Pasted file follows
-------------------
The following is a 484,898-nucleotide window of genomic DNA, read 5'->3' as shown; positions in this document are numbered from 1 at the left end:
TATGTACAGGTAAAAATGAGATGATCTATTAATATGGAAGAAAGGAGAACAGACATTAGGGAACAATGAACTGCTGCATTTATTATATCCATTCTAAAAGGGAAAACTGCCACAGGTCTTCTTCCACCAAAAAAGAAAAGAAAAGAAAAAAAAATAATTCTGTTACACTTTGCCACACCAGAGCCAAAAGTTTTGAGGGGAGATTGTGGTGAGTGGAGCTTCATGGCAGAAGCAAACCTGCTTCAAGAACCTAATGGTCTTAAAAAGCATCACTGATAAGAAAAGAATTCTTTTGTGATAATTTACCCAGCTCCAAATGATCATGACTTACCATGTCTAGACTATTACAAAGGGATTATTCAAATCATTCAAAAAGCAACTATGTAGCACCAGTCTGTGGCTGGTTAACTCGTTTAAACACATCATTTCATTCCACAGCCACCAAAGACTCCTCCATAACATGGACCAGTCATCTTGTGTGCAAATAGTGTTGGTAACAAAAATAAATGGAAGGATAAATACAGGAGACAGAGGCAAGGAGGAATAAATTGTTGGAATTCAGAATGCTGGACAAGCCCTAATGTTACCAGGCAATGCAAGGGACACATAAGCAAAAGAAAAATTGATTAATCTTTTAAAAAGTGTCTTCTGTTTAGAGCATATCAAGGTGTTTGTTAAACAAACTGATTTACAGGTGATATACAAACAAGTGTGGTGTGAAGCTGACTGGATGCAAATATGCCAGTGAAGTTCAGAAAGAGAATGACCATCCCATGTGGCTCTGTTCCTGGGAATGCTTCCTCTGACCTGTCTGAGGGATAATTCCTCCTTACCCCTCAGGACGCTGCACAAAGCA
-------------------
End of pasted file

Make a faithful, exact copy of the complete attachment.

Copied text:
The following is a 484,898-nucleotide window of genomic DNA, read 5'->3' as shown; positions in this document are numbered from 1 at the left end:
TATGTACAGGTAAAAATGAGATGATCTATTAATATGGAAGAAAGGAGAACAGACATTAGGGAACAATGAACTGCTGCATTTATTATATCCATTCTAAAAGGGAAAACTGCCACAGGTCTTCTTCCACCAAAAAAGAAAAGAAAAGAAAAAAAAATAATTCTGTTACACTTTGCCACACCAGAGCCAAAAGTTTTGAGGGGAGATTGTGGTGAGTGGAGCTTCATGGCAGAAGCAAACCTGCTTCAAGAACCTAATGGTCTTAAAAAGCATCACTGATAAGAAAAGAATTCTTTTGTGATAATTTACCCAGCTCCAAATGATCATGACTTACCATGTCTAGACTATTACAAAGGGATTATTCAAATCATTCAAAAAGCAACTATGTAGCACCAGTCTGTGGCTGGTTAACTCGTTTAAACACATCATTTCATTCCACAGCCACCAAAGACTCCTCCATAACATGGACCAGTCATCTTGTGTGCAAATAGTGTTGGTAACAAAAATAAATGGAAGGATAAATACAGGAGACAGAGGCAAGGAGGAATAAATTGTTGGAATTCAGAATGCTGGACAAGCCCTAATGTTACCAGGCAATGCAAGGGACACATAAGCAAAAGAAAAATTGATTAATCTTTTAAAAAGTGTCTTCTGTTTAGAGCATATCAAGGTGTTTGTTAAACAAACTGATTTACAGGTGATATACAAACAAGTGTGGTGTGAAGCTGACTGGATGCAAATATGCCAGTGAAGTTCAGAAAGAGAATGACCATCCCATGTGGCTCTGTTCCTGGGAATGCTTCCTCTGACCTGTCTGAGGGATAATTCCTCCTTACCCCTCAGGACGCTGCACAAAGCA